Stable carbon and nitrogen isotope analysis at Neolithic Çatalhöyük: evidence for human and animal diet and their relationship to households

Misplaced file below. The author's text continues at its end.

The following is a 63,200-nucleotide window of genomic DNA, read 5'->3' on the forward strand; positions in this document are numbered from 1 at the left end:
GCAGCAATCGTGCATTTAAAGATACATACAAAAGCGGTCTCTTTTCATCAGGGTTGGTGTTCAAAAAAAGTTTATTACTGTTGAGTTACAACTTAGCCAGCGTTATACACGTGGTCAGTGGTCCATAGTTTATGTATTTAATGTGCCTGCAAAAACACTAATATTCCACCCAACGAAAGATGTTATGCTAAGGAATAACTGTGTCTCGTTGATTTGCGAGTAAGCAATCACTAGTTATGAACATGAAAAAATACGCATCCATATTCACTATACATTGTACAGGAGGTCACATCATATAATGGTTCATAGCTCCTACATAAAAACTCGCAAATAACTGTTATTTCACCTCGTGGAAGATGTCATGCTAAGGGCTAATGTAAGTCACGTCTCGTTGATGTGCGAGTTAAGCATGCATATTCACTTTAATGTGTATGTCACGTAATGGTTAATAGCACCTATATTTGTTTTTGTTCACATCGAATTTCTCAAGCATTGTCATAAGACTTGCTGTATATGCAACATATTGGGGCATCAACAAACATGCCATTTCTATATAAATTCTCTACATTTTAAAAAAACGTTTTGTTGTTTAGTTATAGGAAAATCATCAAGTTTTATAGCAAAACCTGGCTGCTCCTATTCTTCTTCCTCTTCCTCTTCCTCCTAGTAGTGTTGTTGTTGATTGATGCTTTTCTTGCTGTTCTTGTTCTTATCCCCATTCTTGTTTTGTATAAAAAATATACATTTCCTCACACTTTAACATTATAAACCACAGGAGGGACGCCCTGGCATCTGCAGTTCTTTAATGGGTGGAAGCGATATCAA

Abstract The long-term excavations at √áatalh√∂y√ºk, a Neolithic site in central Turkey, have uncovered over 100 houses, which have been associated with at least 400 human skeletons and one million recorded animal bones. This large assemblage has enabled an extensive programme of stable carbon and nitrogen isotope analysis, which was designed to explore animal hunting and herding practices and how human diet varied according to age, sex, burial practice, location and over time. The isotope values for sheep and cattle show how both were herded in a range of locations which consisted of pure \C3\ and also mixed C3/C4 plant locations. We sampled animals from middens adjacent to the buildings where people were buried to provide house-by-house diet reconstruction. However, very few of the people buried in the houses demonstrate a clear dietary relationship to these associated middens. Similarly, people buried in the same house seem to have had different diets to one another. We argue that these data suggest diet at Neolithic √áatalh√∂y√ºk was a carefully structured, long-lived and repetitious process and that houses may not have functioned as the simple domestic units that they are often assumed to be.